We studied the role of autophagy in ischemic preconditioning. Ischemic preconditioning involves intracellular signaling through G-protein coupled receptors and a diverse array of protein kinases including protein kinase C and Akt [27]. The putative mitochondrial ATP-sensitive potassium channel (mitoKATP), production of nitric oxide, and ROS are also consistent features of IPC [5, 28]. To extend the potential significance of autophagy in cardioprotection beyond ischemic preconditioning, we also examined three structurally unrelated cardioprotective agents, which are as follows: UTP [29], diazoxide [30], and ranolazine [31]. UTP binds to a purinergic receptor that shares downstream signaling with adenosine [32]. Diazoxide has been suggested to directly open the mitoKATP, accompanied by a modest increase in ROS production and activation of protein kinase C [33]. Ranolazine is a sodium channel inhibitor that also interferes with fatty acid oxidation and may have unknown effects on other cardioprotective signaling pathways [34, 35]. In the present study, we demonstrate that ischemic preconditioning is associated with increased autophagosome formation in vivo and ex vivo. We also demonstrate the upregulation of autophagy by UTP, diazoxide, and ranolazine, although the signal transduction pathway leading to autophagy remains to be elucidated. Our study demonstrates that inhibition of autophagy attenuates their protective effects, and supports the concept that autophagy is an important element of cardioprotection.

Autophagy has long been recognized to occur in cardiac tissue. Decker and Wildenthal observed that induction of autophagy correlated with functional recovery of the rabbit heart after I/R and noted that prolonged ischemia appeared to impair the autophagosome-lysosomal pathway, which correlated with irreversible damage and contractile dysfunction [36]. Vatner’s group reported increased expression of several autophagy-related genes in the chronically ischemic myocardium [37] and suggested it might protect against apoptosis. Subsequently, several groups have shown that autophagy is increased in the setting of ischemic or pharmacologic preconditioning [812, 38] and have suggested that it serves a protective function. Interestingly, a number of agents that have been shown to be cardioprotective may also involve the induction of autophagy, including rapamycin [2, 22], hydrophobic statins [39, 40], lipopolysaccharide [6, 14, 41], and chloramphenicol [42]. The requirement for autophagy in cardioprotection has been established for the adenosine A1 agonist CCPA [8], the cytochrome P450 inhibitor sulfaphenazole [9], and in this study, IPC.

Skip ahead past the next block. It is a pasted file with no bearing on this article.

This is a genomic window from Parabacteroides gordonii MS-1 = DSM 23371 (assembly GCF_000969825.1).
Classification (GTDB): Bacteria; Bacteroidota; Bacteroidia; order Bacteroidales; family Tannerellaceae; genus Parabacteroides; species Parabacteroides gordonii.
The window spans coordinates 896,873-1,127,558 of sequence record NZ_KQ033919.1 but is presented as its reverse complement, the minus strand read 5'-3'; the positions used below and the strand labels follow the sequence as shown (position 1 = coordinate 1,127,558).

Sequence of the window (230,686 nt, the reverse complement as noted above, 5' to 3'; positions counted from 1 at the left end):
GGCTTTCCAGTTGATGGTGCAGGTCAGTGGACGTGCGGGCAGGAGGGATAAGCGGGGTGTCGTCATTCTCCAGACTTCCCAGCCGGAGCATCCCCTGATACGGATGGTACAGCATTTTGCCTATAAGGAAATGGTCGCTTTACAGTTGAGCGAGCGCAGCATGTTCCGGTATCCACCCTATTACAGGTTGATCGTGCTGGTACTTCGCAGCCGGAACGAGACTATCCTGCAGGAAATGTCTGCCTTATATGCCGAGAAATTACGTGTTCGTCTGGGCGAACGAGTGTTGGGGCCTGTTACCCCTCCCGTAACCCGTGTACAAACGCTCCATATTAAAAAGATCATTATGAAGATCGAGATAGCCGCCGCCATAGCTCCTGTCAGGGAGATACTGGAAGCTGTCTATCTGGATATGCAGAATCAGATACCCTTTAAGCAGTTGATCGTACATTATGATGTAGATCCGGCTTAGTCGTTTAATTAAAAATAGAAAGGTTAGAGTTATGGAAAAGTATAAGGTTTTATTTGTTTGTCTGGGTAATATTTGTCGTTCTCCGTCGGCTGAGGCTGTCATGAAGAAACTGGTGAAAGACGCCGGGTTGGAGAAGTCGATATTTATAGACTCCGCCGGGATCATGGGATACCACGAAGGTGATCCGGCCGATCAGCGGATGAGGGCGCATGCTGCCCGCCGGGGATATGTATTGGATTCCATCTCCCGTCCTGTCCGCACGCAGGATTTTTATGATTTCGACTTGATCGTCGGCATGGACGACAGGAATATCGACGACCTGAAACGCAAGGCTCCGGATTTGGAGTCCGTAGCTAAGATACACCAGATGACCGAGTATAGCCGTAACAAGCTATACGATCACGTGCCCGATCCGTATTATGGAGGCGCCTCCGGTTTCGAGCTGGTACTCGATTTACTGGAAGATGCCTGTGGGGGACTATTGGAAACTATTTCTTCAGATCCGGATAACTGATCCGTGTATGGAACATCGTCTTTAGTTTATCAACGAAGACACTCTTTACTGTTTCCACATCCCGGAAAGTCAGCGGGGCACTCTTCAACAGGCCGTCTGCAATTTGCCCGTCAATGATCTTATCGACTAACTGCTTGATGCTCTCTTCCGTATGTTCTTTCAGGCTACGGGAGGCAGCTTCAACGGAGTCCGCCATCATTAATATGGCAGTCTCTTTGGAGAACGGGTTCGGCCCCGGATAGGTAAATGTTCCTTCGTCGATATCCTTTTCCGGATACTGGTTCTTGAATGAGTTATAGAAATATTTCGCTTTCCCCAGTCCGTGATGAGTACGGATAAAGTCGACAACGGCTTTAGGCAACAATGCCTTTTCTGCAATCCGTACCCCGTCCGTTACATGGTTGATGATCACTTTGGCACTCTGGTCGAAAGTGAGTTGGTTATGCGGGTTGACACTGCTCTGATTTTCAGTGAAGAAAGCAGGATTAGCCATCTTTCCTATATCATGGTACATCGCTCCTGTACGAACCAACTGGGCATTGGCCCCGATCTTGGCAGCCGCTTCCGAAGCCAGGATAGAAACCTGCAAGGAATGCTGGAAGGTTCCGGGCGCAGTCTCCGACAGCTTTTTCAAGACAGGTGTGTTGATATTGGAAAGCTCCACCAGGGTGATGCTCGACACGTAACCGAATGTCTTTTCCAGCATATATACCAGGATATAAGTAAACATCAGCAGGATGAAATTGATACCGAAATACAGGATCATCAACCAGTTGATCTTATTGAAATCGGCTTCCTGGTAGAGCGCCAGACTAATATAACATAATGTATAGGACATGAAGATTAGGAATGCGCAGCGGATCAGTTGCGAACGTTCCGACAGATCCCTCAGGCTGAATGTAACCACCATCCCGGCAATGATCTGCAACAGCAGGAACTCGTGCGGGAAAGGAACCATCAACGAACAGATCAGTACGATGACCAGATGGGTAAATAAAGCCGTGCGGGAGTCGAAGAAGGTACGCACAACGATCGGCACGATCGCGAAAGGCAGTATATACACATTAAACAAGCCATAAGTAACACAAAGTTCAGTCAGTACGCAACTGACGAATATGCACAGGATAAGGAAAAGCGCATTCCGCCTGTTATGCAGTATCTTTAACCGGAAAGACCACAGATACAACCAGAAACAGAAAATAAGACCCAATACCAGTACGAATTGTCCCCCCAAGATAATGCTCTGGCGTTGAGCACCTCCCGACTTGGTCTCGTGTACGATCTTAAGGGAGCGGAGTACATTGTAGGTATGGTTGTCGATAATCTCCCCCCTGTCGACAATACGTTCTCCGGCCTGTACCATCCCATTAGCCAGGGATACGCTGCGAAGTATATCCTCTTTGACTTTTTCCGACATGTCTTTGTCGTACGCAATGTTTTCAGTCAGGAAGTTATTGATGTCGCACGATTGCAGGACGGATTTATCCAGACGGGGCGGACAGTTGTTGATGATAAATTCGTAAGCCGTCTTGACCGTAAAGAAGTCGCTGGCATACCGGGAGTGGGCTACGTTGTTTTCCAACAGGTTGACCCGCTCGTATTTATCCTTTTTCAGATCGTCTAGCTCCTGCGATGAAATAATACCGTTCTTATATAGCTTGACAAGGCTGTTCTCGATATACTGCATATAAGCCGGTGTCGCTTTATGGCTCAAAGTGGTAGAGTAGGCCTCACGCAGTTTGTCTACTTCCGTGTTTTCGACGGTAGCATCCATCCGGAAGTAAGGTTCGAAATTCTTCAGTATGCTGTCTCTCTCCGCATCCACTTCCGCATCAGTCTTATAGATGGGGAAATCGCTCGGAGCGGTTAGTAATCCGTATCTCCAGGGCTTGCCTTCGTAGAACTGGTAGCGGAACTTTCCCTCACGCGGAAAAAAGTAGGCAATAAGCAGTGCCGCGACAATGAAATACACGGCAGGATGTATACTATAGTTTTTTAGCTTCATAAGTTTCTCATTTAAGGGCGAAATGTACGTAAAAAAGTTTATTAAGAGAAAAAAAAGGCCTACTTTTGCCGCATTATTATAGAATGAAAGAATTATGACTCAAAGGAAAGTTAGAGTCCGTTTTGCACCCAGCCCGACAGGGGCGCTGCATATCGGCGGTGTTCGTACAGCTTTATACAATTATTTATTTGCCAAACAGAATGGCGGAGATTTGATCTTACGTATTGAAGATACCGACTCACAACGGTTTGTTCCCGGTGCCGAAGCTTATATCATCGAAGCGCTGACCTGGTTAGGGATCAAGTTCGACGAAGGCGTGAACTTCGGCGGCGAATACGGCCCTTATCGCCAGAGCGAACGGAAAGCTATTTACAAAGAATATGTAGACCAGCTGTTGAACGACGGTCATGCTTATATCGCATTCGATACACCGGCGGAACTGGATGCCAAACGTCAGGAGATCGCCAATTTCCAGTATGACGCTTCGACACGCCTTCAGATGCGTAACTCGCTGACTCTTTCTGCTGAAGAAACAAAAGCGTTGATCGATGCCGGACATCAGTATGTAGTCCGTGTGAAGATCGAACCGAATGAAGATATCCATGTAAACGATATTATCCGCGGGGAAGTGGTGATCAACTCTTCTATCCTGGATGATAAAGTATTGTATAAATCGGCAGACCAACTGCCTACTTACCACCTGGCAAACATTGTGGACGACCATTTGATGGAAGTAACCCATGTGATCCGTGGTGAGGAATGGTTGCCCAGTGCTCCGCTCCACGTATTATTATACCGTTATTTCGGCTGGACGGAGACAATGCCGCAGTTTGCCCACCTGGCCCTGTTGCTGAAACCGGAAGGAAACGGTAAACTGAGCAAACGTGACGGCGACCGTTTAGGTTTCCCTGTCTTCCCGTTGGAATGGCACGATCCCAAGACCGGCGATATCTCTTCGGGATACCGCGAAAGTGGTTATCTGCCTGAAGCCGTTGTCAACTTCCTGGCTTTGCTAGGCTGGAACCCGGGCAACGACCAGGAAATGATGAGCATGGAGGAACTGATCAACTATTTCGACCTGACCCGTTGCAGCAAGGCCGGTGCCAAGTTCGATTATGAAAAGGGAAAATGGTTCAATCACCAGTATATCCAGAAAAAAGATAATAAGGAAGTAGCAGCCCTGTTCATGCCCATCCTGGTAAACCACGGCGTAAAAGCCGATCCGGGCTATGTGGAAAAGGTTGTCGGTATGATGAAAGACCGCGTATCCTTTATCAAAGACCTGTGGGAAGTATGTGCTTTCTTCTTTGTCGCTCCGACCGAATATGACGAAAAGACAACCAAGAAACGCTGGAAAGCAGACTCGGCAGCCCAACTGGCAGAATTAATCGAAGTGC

Direct demonstration of a requirement for autophagy in preconditioning has been limited by the lack of specific tools to inhibit autophagy. In order to overcome this and definitively establish the requirement for autophagy, we used a cell-permeable agent to specifically inhibit autophagy, Tat-ATG5K130R. We previously showed that Tat-ATG5K130R effectively inhibits autophagy in the isolated perfused heart model and partially abrogated cardioprotection by sulfaphenazole [9]. In this study, we again observed a partial loss of protection by preconditioning in the Tat-ATG5K130R-infused hearts. This raises the possibility of an unrelated mechanism of protection.